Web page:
Mont Blanc, the only one
or Monte Bianco
Mont Blanc or Monte Bianco, both meaning “White Mountain”, is the highest mountain in the Alps and the highest peak in Europe outside of the Caucasus range.
The first recorded ascent of Mont Blanc was on 8 August 1786 by Jacques Balmat and the doctor Michel Paccard. This climb, initiated by Horace-Bénédict de Saussure.
Now the summit is ascended by an average 20,000 mountaineer-tourists each year. It could be considered an easy, yet long, ascent for someone who is well trained and used to the altitude. From l’Aiguille du Midi (where the cable car stops), Mont Blanc seems quite close, being 1,000 m (3,300 ft) higher. But while the peak seems deceptively close, La Voie des 3 Monts route (known to be more technical and challenging than other more commonly used routes) requires much ascent and descent before the final section of the climb is reached and the last 1000 m push to the summit is undertaken.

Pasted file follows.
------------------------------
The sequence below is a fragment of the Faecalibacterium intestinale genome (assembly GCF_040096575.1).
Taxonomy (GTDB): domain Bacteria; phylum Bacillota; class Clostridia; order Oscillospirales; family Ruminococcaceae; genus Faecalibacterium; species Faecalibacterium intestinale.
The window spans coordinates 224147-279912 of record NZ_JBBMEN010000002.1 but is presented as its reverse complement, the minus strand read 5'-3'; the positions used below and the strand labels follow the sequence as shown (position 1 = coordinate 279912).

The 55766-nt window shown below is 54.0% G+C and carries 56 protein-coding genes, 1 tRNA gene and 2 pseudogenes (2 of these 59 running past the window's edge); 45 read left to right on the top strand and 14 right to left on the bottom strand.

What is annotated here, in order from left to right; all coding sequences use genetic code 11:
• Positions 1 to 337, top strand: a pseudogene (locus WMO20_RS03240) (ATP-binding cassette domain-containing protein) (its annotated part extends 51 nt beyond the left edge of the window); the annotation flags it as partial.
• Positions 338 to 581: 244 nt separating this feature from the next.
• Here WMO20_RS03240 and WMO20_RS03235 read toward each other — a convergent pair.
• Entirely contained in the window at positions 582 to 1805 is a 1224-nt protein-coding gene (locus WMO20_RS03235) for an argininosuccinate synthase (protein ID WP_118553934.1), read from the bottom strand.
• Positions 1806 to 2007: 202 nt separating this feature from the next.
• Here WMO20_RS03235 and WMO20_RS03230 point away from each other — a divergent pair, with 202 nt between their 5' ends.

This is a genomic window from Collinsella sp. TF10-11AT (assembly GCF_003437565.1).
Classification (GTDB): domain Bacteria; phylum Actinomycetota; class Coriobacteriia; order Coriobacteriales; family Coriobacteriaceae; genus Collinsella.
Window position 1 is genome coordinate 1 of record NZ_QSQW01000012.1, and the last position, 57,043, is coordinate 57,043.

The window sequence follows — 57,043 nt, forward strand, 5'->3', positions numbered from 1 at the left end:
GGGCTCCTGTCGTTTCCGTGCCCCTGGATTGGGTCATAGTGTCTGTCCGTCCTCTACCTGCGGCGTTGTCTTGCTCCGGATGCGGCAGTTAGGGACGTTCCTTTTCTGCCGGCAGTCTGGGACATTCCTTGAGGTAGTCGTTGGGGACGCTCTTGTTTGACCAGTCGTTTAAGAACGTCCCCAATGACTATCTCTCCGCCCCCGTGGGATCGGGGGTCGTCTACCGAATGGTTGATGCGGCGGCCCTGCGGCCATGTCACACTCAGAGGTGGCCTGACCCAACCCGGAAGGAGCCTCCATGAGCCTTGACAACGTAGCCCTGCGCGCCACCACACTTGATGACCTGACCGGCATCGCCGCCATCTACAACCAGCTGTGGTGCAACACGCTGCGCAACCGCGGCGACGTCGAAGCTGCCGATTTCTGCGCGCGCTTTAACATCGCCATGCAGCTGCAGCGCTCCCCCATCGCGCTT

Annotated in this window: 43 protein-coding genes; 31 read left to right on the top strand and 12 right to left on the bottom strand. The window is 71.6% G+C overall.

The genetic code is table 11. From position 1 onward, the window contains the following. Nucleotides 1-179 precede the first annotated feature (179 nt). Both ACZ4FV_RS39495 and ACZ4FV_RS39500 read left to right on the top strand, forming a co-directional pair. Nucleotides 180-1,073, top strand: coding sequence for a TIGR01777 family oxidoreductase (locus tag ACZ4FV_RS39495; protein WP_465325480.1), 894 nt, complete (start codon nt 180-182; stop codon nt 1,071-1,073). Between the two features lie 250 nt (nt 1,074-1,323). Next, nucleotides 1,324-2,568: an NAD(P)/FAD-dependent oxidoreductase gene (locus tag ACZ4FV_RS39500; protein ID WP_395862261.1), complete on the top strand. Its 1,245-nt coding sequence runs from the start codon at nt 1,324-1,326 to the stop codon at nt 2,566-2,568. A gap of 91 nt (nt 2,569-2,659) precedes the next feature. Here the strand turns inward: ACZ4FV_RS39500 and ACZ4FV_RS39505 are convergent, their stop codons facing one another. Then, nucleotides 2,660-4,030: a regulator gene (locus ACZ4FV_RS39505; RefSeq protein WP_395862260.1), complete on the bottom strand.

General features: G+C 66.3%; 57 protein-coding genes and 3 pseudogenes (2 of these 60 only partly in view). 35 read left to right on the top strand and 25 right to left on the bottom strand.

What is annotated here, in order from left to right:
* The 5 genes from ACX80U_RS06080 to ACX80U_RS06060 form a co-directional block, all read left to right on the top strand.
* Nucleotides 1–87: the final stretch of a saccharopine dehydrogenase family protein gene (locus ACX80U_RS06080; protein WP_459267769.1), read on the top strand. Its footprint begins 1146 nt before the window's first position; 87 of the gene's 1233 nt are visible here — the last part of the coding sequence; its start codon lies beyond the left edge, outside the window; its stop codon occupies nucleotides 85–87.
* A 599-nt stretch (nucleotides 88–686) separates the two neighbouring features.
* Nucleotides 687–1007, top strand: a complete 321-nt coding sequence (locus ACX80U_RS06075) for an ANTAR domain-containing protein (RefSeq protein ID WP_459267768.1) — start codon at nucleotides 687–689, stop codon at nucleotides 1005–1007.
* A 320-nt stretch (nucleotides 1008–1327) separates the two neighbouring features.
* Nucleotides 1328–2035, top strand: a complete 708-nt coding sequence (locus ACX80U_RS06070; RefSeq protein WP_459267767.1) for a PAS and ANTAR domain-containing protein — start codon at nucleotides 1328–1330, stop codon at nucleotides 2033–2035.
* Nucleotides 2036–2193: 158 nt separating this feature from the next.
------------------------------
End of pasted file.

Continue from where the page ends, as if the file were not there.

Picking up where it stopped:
The summit of Mont Blanc is a thick, perennial ice and snow dome whose thickness varies. No exact and permanent summit elevation can therefore be determined, though accurate measurements have been made on specific dates. For a long time its official elevation was 4,807 m (15,771 ft). In 2002, the IGN and expert surveyors, with the aid of GPS technology, measured it to be 4,807.40 m (15,772 ft 4 in).